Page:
Lassen Fire Safe Council projects receive $1.04 million in grants
Sierra Nevada Conservancy board members, staff and grantees pose with the big check after $4,573,007 was awarded at a meeting in Lone Pine, Calif. Thursday, June 7. Photo submitted
June 19, 2012 — On Thursday, June 7 the Sierra Nevada Conservancy (SNC) awarded grants to two Lassen County Fire Safe Council (LCFSC) projects and a LCFSC partner project to improve forest health, restore wildlife habitat and reduce fire risk in and around Lassen County communities.
LCFSCs Clear Creek project was awarded $349,650 which will be used in conjunction with the current $156,422 California Fire Safe Council grant to restore forest health and reduce hazardous fuel loads within and around the Clear Creek community in Southwestern Lassen County and a portion of Eastern Plumas County.
Partners in the project include the Clear Creek Community Service District and Fire Department, Calfire, Sierra Pacific Industries, W.M. Beaty and Associates and private landowners.
A project signup is currently under way and work is expected to begin in late summer/early fall of 2012.
A new project in and around the community of Little Valley in Western Lassen County was awarded $349,800 to improve forest health and watershed function and reduce hazardous fuel loads.
Key project partners include Sierra Pacific Industries, Mountain Jewel Ranch and Crum Ranch.
In an effort to obtain additional funds for this important project, the LCFSC hopes to leverage the SNC investment by applying for and receiving a Western States Foresters grant later this summer.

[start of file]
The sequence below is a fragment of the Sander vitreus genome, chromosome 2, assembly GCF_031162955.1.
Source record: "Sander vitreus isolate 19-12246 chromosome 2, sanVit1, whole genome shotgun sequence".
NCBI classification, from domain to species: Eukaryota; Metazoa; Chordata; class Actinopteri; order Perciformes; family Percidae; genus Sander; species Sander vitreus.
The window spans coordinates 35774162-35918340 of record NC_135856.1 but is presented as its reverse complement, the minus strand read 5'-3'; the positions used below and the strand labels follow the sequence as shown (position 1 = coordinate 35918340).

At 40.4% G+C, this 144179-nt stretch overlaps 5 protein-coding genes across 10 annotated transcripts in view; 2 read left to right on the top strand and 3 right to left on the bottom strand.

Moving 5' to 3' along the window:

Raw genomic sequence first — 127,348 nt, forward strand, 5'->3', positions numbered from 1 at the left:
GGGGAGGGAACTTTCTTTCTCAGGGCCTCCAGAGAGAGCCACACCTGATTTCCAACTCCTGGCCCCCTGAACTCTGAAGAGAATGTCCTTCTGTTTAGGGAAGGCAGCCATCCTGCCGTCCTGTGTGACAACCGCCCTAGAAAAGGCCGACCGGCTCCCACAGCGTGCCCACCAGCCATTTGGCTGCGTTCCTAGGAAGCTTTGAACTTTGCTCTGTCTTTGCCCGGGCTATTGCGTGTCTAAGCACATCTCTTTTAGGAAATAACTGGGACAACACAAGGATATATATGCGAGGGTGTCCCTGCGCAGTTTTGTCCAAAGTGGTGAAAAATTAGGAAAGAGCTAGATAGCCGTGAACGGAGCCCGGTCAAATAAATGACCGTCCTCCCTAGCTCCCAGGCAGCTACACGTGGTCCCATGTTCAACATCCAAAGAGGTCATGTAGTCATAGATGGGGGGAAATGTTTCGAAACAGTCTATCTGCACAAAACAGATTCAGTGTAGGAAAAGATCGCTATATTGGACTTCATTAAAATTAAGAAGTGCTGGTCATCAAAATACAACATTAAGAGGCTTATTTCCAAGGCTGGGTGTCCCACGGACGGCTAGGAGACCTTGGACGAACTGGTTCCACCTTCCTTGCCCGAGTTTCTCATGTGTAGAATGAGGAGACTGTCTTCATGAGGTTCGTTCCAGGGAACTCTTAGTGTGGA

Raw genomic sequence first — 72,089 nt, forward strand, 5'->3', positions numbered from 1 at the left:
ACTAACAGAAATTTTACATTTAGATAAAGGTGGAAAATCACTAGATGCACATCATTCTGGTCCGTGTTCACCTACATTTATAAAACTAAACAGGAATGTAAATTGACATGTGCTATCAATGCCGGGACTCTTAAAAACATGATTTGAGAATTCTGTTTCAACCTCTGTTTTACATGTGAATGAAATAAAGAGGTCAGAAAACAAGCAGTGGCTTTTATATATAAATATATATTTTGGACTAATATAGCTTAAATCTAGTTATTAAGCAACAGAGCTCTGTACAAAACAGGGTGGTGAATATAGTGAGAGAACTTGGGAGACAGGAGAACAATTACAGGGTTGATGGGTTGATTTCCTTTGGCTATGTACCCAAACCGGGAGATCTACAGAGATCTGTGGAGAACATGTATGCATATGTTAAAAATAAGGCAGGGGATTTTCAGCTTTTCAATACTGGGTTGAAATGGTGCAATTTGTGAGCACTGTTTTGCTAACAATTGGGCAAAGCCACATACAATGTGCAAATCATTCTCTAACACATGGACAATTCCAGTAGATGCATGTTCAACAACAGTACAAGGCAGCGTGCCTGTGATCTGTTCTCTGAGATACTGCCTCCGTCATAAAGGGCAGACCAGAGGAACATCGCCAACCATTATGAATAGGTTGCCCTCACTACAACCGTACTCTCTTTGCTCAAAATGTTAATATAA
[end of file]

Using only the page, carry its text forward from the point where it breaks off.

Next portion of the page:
Project planning and coordination will begin this fall and startup is anticipated to begin in mid-2013.
The Pit Resource Conservation District (PRCD) was also awarded $349,692 for the Kramer Ranch Forest and Meadow Restoration Project at the western end of Big Valley in Northwestern Lassen County.
LCFSC has been managing and administering forest and sagebrush steppe restoration treatments in partnership with PRCD through cooperative agreements since 2005.
The SNC project will be implemented concurrently with two other adjacent PRCD and LCFSC projects.
Thinning of pine stands and the removal of invasive western juniper will also benefit the Bieber and Lookout communities. Key partners include Kramer Ranch and Calfire.
LCFSC also intends to assist the Lookout and Bieber communities in receiving Firewise Community USA recognition. Work is expected to begin later this summer.
“All three projects were developed in conjunction with the Lassen County Community Wildfire Protection Plan (CWPP) Working Group,” said Tom Esgate, LCFSC managing director. “The Lassen County Board of Supervisors and our agency partners sent letters supporting our applications and that made a big difference. We are very grateful for the support we have received from all our partners.”
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